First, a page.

Kinetic Inductance Detectors

Kinetic Inductance Detector fabricated by Timbie group alumna, Dr. Amy Lowitz

The Kinetic Inductance Detector (KID) is superconducting detector with the potential to revolutionize astronomy at sub-millimeter frequencies, and beyond.  KIDs are extremely sensitive at a wide range of incident optical loads, and are relatively simple to fabricate into large arrays, making them ideal detectors for use in the next generation of sub-mm and CMB telescopes.  Furthermore, individual detectors are highly tunable, making KID arrays sensitive to a wide range of applications for a single telescope.

A KID are formatted as a collection of microresonator circuits connected to a common feedline, where each resonator can be modeled as an RLC circuit tuned to a particular resonance frequency.  When illuminated, incident photons break Cooper pairs, changing the impedance of the given detector, i.e. the Kinetic Inductance Effect.  The resulting impedance changes the resonant frequency and quality factor of the given detector.  Each resonance in the array can be individually analyzed by a common readout system, which can be used to infer the incident optical loading.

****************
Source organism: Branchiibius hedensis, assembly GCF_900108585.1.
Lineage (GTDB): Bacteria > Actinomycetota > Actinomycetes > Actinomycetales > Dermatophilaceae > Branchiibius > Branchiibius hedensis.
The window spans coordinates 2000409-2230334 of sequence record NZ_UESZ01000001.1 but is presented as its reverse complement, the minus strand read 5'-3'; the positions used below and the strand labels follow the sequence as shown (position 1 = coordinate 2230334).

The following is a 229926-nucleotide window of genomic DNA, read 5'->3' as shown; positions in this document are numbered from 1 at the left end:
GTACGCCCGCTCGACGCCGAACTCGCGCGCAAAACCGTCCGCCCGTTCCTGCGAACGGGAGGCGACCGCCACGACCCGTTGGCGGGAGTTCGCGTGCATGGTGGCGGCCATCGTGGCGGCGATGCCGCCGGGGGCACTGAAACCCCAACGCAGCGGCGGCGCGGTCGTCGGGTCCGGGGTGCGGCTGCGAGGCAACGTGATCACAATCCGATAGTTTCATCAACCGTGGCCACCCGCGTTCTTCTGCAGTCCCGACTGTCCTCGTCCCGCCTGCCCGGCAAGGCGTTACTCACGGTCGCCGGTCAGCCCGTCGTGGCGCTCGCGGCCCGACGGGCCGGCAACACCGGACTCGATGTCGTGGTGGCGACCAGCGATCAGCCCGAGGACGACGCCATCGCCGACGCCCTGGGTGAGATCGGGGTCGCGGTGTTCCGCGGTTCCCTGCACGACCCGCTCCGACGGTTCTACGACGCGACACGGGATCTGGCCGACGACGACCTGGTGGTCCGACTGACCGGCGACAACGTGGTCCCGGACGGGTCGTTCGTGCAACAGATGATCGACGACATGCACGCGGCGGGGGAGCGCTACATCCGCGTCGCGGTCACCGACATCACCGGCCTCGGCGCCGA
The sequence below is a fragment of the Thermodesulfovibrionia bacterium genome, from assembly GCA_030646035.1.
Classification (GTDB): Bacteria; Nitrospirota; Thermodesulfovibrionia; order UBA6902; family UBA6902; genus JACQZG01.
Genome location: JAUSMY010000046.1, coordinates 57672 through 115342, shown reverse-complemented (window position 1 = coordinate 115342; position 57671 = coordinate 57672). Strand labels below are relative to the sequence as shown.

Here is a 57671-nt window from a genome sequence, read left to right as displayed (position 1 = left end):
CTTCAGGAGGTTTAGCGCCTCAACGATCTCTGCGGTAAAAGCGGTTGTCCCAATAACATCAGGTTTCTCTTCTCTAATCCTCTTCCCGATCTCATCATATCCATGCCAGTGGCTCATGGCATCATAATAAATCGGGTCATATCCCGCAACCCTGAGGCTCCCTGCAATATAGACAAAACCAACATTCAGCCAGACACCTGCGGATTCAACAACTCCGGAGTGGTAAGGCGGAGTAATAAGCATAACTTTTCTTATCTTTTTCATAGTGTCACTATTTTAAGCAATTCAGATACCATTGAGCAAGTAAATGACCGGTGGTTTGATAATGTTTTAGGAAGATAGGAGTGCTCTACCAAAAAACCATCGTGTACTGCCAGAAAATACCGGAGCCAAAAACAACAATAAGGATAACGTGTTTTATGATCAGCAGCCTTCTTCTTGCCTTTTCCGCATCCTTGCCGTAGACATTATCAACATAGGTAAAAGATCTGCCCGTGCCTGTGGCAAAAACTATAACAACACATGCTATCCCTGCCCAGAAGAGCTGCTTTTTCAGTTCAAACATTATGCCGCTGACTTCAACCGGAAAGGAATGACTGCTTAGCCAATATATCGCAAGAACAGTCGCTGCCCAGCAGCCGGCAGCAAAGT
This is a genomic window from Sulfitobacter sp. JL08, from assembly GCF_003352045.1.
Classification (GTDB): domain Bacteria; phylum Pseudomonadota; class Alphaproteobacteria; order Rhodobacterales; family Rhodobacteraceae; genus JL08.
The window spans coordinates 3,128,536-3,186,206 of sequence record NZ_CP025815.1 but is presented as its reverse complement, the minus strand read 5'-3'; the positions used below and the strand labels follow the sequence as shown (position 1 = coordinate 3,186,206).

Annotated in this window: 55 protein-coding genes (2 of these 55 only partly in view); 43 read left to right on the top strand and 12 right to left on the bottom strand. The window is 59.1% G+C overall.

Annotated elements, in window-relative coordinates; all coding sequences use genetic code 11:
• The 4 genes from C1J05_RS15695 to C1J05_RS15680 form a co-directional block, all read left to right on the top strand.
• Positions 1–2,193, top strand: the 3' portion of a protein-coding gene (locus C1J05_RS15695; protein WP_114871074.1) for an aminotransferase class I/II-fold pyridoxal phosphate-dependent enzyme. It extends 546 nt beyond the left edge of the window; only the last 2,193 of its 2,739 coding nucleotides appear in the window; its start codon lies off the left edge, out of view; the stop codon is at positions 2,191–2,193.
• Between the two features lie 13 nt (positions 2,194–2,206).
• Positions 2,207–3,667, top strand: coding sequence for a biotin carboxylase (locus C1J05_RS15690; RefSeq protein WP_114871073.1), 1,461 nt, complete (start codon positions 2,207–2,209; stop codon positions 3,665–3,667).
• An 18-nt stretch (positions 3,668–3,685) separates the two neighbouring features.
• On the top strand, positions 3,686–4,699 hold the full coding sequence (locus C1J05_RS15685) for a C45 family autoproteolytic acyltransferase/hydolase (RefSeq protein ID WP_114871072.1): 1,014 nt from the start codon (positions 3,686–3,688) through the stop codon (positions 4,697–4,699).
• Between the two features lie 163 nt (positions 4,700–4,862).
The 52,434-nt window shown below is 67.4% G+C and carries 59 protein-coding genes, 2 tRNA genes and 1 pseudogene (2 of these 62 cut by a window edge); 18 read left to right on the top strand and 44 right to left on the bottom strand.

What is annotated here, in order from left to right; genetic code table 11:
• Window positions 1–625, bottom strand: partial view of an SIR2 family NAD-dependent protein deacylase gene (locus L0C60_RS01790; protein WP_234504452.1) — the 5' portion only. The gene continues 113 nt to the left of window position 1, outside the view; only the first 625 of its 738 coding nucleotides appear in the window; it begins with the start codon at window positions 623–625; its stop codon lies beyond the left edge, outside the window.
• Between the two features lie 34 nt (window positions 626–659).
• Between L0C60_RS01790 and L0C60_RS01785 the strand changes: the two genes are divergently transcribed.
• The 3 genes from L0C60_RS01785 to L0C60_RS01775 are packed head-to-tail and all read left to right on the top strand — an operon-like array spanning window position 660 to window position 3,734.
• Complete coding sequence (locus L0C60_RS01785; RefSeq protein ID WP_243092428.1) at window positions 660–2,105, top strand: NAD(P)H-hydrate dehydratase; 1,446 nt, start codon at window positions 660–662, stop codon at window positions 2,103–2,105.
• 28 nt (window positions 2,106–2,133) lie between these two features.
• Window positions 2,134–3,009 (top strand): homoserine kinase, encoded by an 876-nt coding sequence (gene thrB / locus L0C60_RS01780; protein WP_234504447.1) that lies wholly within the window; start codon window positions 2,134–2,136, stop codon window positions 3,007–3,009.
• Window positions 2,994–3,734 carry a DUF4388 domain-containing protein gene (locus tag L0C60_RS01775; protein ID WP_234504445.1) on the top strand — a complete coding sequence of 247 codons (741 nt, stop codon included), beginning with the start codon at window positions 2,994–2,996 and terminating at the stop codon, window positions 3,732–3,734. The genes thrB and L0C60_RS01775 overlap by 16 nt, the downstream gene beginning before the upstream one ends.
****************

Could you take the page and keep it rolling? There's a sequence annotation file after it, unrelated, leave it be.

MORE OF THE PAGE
KID schematic
Summary of KID operation, from Day (2013)

The Timbie Group has expertise in a wide range of KID applications, ranging from CMB to the intensity mapping of CO/CII.  The group is currently working closely with NASA-GSFC, with whom we are leading the modeling effort for the EXCLAIM detectors.  We are also working to improve on KID modeling for future applications, including the next generations of ground-, air-, and space-based telescopes.